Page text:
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ence shall have improved you in all the arts of guile? Dissimulation in youth is the forerunner of perfidy in old age. Its first appearance is the fated omen of growing depravity and future shame. It degrades parts and learning, obscures the lustre of every accomplishment, and sinks you into contempt with God and man. As you value, therefore, the approbation of heaven, or the esteem of the world, cultivate the love of truth. In all your proceedings, be direct and consistent. Ingenuity and candour possess the most powerful charm: they bespeak universal favour, and carry an apology for almost every failing. The path of truth is a plain and safe path; that of falsehood is a perplexing maze. After the first departure from sincerity, it is not in your power to stop. One artifice unavoidably leads on to another; till, as the intricacy of the labyrinth increases, you are left entangled in your own snare. Deceit discovers a little mind, which stops at temporary expedients, without rising to comprehensive views of conduct. It betrays, at the same time, a dastardly spirit. It is the resource of one who wants courage to avow his designs, or to rest upon himself. Whereas, openness of character displays that generous boldness, which ought to distinguish youth. To set out in the world with no other principle than a crafty attention to interest, betokens one who is destined for creeping through the inferior walks of life: but to give an early preference to honour above gain, when they stand in competition; to despise every advantage which cannot be attained without dishonest arts; to brook no meanness, and to stoop to no dissimulation, are the indications of a great mind, the presages of future eminence and distinction in life. At the same time, this virtuous sincerity is perfectly consistent with the most prudent vigilance and caution. It is opposed to cunning, not to true wisdom. It is not the simplicity of a weak and improvident, but the candour of an enlarged and noble mind; of one who scorns deceit, because he accounts it both base and unprofitable; and who seeks no disguise, because he needs none to hide him.
VI.—Benevolence and Humanity.
YOUTH is the proper season for cultivating the benevolent and humane affections. As a great part of your happiness is to depend on the connexions which you form with others, it is of high importance that you acquire betimes, the temper and the manners which will render such connexions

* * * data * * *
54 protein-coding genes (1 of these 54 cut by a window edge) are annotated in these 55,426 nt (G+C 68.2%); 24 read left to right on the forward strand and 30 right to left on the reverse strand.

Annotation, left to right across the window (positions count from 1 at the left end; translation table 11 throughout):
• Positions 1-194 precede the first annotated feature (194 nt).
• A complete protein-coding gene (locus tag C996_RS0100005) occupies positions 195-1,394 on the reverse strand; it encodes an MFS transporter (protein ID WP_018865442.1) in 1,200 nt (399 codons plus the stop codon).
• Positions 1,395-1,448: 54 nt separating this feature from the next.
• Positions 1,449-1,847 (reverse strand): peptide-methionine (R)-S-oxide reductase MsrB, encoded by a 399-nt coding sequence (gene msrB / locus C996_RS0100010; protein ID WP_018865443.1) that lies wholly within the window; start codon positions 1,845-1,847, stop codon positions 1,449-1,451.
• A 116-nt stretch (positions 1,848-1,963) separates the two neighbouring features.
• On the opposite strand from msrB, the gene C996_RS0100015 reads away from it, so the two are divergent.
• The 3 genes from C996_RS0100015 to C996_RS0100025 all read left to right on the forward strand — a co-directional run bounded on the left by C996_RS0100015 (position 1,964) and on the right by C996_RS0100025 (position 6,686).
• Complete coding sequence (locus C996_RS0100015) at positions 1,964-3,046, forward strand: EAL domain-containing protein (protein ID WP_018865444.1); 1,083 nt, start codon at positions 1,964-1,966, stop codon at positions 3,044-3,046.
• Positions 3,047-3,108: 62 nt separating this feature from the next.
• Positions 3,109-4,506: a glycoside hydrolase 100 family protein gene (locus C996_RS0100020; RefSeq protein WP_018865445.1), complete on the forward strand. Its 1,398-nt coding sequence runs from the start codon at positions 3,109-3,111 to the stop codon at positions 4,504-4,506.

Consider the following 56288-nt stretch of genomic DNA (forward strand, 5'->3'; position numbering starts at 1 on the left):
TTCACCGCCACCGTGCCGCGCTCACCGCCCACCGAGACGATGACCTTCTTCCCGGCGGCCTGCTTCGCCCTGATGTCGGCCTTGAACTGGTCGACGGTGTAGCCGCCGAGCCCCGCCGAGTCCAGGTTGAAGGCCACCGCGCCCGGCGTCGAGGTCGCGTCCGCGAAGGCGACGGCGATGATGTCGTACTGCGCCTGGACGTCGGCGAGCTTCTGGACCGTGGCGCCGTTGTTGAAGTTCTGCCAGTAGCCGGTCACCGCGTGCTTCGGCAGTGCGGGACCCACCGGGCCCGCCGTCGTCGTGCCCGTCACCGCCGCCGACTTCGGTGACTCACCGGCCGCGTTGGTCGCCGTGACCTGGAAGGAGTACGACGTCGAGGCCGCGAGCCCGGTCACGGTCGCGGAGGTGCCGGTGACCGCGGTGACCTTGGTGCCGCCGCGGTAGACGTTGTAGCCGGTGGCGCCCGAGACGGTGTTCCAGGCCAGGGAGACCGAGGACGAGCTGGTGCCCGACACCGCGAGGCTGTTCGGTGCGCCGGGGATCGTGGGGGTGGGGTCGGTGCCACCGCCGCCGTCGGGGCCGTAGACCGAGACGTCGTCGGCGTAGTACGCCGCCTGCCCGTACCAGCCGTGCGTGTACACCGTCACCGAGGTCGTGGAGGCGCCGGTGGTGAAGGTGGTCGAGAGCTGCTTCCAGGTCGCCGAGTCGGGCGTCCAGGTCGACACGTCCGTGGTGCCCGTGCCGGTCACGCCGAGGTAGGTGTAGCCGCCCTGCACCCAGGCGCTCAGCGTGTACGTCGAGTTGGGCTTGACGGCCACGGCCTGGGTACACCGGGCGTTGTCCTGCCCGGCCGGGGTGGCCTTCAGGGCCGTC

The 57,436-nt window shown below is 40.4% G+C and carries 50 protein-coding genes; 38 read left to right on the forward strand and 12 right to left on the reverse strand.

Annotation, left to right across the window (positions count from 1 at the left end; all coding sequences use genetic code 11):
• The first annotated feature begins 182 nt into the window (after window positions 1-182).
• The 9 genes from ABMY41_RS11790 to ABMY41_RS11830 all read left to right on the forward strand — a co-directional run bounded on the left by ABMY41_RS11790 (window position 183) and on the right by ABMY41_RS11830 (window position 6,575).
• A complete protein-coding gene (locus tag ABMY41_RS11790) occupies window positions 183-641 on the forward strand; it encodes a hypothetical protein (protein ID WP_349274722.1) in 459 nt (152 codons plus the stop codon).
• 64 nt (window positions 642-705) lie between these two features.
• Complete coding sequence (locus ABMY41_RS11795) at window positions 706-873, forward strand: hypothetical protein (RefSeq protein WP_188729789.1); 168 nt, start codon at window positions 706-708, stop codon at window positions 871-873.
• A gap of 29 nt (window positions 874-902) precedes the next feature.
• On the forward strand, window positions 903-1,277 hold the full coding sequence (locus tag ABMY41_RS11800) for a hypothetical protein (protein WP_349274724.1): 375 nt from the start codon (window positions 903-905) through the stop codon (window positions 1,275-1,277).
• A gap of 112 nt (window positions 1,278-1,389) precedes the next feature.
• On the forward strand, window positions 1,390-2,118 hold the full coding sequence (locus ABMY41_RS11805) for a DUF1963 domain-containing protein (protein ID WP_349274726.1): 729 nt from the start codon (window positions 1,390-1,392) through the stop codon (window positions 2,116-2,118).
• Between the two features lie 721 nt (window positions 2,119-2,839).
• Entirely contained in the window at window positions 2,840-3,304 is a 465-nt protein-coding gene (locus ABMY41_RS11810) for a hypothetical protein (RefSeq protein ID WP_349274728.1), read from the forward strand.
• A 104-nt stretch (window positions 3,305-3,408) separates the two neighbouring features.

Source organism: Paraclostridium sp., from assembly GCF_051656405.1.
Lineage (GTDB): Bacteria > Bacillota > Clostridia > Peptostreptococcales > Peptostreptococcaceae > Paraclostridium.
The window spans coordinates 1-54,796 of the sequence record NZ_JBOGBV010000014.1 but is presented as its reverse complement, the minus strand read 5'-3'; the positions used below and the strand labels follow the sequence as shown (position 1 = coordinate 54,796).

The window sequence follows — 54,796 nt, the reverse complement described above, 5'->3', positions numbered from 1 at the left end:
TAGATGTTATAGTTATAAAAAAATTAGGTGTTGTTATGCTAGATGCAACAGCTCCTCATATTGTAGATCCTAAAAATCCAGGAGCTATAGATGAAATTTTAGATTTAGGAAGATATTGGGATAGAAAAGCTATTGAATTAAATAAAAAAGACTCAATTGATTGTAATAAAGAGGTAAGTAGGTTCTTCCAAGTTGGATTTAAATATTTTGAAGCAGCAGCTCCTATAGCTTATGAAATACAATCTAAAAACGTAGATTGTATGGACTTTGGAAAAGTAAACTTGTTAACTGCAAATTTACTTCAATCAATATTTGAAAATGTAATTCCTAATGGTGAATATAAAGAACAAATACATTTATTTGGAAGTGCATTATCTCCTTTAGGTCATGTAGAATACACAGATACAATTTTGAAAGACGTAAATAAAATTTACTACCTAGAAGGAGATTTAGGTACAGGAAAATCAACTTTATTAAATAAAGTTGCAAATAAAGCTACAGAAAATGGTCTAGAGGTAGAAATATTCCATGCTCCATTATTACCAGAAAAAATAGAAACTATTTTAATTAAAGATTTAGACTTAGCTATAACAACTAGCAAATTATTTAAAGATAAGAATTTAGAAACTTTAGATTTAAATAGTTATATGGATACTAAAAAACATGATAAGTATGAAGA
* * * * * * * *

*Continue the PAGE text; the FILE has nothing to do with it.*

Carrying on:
comfortable Let a sense of justice be the foundation of all your social qualities. In your most early intercourse with the world, and even in your youthful amusements, let no unfairness be found. Engrave on your mind that sacred rule of "doing in all things to others according to your wish that they should do unto you." For this end, impress yourselves with a deep sense of the original and natural equality of men. Whatever advantage of birth or fortune you possess, never display them with an ostentatious superiority. Leave the subordinations of rank to regulate the intercourse of more advanced years. At present it becomes you to act among your companions as man with man. Remember how unknown to you are the vicissitudes of the world; and how often they, on whom ignorant and contemptuous young men once looked down with scorn, have risen to be their superiors in future years. Compassion is an emotion of which you ought never to be ashamed. Graceful in youth is the tear of sympathy, and the heart that melts at the tale of wo. Let not ease and indulgences contract your affections, and wrap you up in selfish enjoyment. Accustom yourselves to think of the distresses of human life; of the solitary cottage, the dying parent, and the weeping orphan. Never sport with pain and distress in any of your amusements, nor treat even the meanest insect with wanton cruelty.
VII.-Industry and Application.
DILIGENCE, industry, and proper application of time, are material duties of the young. To no purpose are they endowed with the best abilities, if they want activity for exerting them. Unavailing in this case, will be every direction that can be given them, either for their temporal or spiritual welfare. In youth the habits of industry are most easily acquired; in youth the incentives to it are strongest from ambition and from duty, from emulation and hope, from all the prospects which the beginning of life affords. If, dead to these calls, you already languish in slothful inaction, what will be able to quicken the more sluggish current of advancing years? Industry is not only the instrument of improvement, but the foundation of pleasure. Nothing is so opposite to true enjoyment of life, as the relaxed and feeble state of an indolent mind. He who is a stranger to industry, may possess, but he cannot enjoy. For it is labour only which gives the relish to pleasure. It is the appointed vehicle of every good man. It is the indispensable
- condition of our possessing a sound mind in a sound body. Sloth is so inconsistent with both, that it is hard to determine whether it be a greater foe to virtue, or to health and happinesss. Inactive as it is in itself, its effects are fatally powerful. Though it appear a slowly flowing stream, yet it undermines all that is stable and flourishing. It not only saps the foundation of every virtue, but pours upon you a deluge of crimes and evils. It is like water, which first putrifies by stagnation, and then sends up noxious vapours, and fills the atmosphere with death Fly, therefore, from idleness, as the certain parent both of guilt and ruin. And under idleness I include, not mere inaction only, but all that circle of trifling occupations in which too many saunter away their youth; perpetually engaged in frivolous society or public amusements; in the labours of dress, or the ostentation of their persons. Is this the foundation which you lay for future usefulness and esteem? By such accomplishments do you hope to recommend yourselves to the thinking part of the world, and to answer the expectations of your friends and your country? Amusements youth require; it were vain, it were cruel to prohibit them. But though allowable as the relaxation, they are most culpable as the ́ business of the young. For they then become the gulf of time, and the poison of the mind. They foment bad passions. They weaken the manly powers. They sink the native vigour of youth into contemptible effeminacy.